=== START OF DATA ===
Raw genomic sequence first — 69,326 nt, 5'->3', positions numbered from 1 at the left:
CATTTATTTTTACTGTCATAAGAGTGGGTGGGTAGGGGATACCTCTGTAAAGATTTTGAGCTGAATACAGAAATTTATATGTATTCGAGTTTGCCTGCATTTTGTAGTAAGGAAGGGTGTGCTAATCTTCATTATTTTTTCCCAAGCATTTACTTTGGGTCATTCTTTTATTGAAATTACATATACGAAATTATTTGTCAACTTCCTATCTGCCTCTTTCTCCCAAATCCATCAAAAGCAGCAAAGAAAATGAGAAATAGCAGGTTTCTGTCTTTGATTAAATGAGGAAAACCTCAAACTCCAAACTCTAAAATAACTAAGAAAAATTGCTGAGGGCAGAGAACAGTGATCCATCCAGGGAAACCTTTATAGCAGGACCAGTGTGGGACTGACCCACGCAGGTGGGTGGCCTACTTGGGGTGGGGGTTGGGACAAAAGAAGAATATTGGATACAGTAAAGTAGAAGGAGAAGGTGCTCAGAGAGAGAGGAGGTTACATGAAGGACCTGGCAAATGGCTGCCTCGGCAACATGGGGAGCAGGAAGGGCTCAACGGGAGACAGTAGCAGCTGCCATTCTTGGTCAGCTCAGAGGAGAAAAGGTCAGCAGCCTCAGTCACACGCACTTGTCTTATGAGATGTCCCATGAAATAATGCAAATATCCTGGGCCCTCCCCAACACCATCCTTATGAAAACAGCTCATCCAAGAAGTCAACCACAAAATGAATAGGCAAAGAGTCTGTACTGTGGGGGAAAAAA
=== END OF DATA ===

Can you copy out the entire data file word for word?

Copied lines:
Raw genomic sequence first — 69,326 nt, 5'->3', positions numbered from 1 at the left:
CATTTATTTTTACTGTCATAAGAGTGGGTGGGTAGGGGATACCTCTGTAAAGATTTTGAGCTGAATACAGAAATTTATATGTATTCGAGTTTGCCTGCATTTTGTAGTAAGGAAGGGTGTGCTAATCTTCATTATTTTTTCCCAAGCATTTACTTTGGGTCATTCTTTTATTGAAATTACATATACGAAATTATTTGTCAACTTCCTATCTGCCTCTTTCTCCCAAATCCATCAAAAGCAGCAAAGAAAATGAGAAATAGCAGGTTTCTGTCTTTGATTAAATGAGGAAAACCTCAAACTCCAAACTCTAAAATAACTAAGAAAAATTGCTGAGGGCAGAGAACAGTGATCCATCCAGGGAAACCTTTATAGCAGGACCAGTGTGGGACTGACCCACGCAGGTGGGTGGCCTACTTGGGGTGGGGGTTGGGACAAAAGAAGAATATTGGATACAGTAAAGTAGAAGGAGAAGGTGCTCAGAGAGAGAGGAGGTTACATGAAGGACCTGGCAAATGGCTGCCTCGGCAACATGGGGAGCAGGAAGGGCTCAACGGGAGACAGTAGCAGCTGCCATTCTTGGTCAGCTCAGAGGAGAAAAGGTCAGCAGCCTCAGTCACACGCACTTGTCTTATGAGATGTCCCATGAAATAATGCAAATATCCTGGGCCCTCCCCAACACCATCCTTATGAAAACAGCTCATCCAAGAAGTCAACCACAAAATGAATAGGCAAAGAGTCTGTACTGTGGGGGAAAAAA